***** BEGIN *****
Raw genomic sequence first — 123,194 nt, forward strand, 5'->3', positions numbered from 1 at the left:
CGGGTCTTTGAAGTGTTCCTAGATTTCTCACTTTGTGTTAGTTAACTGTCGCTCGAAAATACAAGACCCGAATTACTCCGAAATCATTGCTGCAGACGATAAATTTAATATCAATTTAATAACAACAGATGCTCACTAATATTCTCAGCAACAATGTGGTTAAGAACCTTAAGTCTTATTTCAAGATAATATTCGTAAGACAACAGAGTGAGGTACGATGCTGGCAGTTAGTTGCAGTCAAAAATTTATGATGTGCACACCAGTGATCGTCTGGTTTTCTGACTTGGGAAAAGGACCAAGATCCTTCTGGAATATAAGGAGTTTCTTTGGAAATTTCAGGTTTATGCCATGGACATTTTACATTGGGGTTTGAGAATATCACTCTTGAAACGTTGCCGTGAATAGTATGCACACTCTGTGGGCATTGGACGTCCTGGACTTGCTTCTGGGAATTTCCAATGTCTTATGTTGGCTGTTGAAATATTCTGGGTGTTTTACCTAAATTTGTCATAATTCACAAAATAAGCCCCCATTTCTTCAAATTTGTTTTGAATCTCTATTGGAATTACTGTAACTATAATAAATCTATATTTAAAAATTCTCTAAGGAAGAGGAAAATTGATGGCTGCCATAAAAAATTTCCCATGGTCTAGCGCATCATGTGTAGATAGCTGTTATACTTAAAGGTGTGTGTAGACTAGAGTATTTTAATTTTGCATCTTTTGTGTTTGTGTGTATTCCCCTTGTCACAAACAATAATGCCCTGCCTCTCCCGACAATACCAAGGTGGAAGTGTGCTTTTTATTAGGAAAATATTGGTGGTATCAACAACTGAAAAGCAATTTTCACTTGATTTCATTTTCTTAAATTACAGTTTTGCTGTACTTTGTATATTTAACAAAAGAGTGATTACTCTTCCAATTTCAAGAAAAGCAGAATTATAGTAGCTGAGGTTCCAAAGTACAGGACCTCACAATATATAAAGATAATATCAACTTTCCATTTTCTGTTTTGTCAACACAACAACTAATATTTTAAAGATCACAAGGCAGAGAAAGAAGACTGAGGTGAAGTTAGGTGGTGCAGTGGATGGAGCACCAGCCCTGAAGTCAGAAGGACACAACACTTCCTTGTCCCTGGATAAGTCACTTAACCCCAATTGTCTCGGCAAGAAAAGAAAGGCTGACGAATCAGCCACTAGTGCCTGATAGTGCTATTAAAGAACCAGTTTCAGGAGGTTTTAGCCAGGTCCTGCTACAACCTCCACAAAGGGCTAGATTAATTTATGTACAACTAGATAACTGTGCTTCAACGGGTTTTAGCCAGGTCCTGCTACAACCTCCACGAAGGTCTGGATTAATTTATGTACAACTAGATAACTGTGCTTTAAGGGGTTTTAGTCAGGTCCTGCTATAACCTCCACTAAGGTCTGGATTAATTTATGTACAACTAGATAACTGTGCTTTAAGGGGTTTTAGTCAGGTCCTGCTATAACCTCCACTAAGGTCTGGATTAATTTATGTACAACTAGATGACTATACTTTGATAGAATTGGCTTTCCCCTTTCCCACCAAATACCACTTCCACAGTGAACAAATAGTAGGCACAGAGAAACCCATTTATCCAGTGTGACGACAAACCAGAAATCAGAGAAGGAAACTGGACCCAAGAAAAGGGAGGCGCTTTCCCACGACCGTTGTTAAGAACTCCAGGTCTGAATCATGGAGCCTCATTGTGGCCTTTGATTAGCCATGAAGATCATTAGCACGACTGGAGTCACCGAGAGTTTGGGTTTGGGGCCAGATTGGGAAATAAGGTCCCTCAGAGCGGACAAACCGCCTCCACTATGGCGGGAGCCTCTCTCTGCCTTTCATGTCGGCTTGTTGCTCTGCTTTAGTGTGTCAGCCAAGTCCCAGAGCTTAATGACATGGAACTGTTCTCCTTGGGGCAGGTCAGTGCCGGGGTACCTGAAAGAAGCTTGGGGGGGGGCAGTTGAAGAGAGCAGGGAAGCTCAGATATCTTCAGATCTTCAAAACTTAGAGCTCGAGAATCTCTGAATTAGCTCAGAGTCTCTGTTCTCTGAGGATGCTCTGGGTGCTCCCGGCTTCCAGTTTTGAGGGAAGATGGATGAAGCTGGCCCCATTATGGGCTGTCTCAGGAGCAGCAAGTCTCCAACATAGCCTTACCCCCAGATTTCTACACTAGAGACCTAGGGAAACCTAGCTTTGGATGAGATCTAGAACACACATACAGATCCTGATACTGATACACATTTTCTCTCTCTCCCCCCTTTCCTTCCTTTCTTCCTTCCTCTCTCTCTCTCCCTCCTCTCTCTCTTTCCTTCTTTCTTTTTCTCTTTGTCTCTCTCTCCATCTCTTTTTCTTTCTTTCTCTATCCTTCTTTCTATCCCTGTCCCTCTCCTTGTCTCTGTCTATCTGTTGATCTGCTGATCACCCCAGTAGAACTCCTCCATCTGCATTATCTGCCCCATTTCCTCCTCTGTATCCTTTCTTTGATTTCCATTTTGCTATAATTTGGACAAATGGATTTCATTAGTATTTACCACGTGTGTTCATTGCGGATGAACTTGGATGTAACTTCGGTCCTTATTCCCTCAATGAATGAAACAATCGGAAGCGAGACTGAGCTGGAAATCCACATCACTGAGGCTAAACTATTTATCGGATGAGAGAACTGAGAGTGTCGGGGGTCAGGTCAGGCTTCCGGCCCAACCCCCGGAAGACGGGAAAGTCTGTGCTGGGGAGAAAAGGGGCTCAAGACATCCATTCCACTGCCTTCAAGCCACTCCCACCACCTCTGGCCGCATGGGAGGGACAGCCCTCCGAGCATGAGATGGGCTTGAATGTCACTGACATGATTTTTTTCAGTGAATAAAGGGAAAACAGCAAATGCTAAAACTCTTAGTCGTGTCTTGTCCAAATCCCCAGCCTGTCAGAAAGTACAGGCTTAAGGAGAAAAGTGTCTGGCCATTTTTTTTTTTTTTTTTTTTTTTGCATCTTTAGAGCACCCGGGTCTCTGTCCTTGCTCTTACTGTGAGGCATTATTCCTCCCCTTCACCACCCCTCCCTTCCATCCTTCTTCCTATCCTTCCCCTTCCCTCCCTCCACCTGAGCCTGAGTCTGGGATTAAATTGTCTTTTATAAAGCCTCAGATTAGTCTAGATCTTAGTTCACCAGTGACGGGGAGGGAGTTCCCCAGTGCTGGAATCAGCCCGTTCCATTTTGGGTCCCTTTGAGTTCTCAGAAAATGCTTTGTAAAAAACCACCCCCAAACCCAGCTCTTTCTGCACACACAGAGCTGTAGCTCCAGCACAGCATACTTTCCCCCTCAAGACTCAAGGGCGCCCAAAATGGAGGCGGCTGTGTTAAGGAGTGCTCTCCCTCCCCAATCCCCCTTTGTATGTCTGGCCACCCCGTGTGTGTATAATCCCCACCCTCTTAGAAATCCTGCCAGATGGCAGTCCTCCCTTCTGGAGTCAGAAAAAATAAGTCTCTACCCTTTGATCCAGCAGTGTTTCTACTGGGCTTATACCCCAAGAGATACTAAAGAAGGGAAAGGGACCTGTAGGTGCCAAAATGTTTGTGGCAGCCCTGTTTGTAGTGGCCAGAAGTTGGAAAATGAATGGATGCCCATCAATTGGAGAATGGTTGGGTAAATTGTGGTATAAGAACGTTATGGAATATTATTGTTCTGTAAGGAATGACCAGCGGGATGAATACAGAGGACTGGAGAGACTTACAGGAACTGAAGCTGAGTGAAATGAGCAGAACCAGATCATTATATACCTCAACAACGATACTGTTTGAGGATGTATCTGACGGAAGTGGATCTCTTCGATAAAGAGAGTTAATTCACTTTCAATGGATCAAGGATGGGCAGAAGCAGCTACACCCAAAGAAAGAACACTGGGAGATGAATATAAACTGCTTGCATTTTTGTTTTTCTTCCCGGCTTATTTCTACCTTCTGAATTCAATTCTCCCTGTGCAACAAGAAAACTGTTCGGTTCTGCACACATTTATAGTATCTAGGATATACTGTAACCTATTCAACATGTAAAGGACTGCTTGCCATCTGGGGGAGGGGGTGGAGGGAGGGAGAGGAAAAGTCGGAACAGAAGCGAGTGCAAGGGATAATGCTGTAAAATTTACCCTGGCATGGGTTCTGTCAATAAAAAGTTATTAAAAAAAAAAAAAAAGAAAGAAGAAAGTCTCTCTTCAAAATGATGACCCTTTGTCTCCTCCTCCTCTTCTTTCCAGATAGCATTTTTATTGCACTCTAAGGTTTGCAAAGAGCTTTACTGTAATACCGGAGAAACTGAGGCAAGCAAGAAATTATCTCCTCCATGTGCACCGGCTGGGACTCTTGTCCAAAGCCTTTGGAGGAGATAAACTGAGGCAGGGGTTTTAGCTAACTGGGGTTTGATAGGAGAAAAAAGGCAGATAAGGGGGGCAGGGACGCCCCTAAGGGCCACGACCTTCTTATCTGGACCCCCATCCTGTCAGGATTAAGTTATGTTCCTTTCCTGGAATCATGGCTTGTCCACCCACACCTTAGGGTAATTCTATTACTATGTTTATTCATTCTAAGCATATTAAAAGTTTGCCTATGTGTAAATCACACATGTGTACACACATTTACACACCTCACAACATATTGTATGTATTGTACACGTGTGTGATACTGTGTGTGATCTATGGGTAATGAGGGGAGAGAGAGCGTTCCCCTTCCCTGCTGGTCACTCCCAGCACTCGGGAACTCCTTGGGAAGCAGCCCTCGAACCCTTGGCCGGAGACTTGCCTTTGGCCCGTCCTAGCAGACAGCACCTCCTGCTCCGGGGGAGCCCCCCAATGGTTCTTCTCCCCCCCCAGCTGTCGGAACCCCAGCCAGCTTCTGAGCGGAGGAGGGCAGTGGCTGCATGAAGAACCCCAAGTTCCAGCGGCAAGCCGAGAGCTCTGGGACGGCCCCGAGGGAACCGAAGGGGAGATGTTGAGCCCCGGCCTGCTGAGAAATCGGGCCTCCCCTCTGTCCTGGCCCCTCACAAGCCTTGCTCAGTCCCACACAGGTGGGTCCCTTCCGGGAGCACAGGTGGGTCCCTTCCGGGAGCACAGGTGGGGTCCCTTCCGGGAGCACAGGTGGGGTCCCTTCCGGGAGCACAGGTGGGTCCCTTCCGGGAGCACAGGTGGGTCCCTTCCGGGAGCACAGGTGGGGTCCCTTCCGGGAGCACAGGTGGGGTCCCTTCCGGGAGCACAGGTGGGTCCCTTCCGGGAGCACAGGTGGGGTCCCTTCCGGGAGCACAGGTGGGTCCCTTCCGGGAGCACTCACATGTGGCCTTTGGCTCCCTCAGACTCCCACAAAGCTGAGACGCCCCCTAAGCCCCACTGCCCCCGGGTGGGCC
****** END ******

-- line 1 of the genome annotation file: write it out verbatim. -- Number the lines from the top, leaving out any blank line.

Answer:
Raw genomic sequence first — 123,194 nt, forward strand, 5'->3', positions numbered from 1 at the left: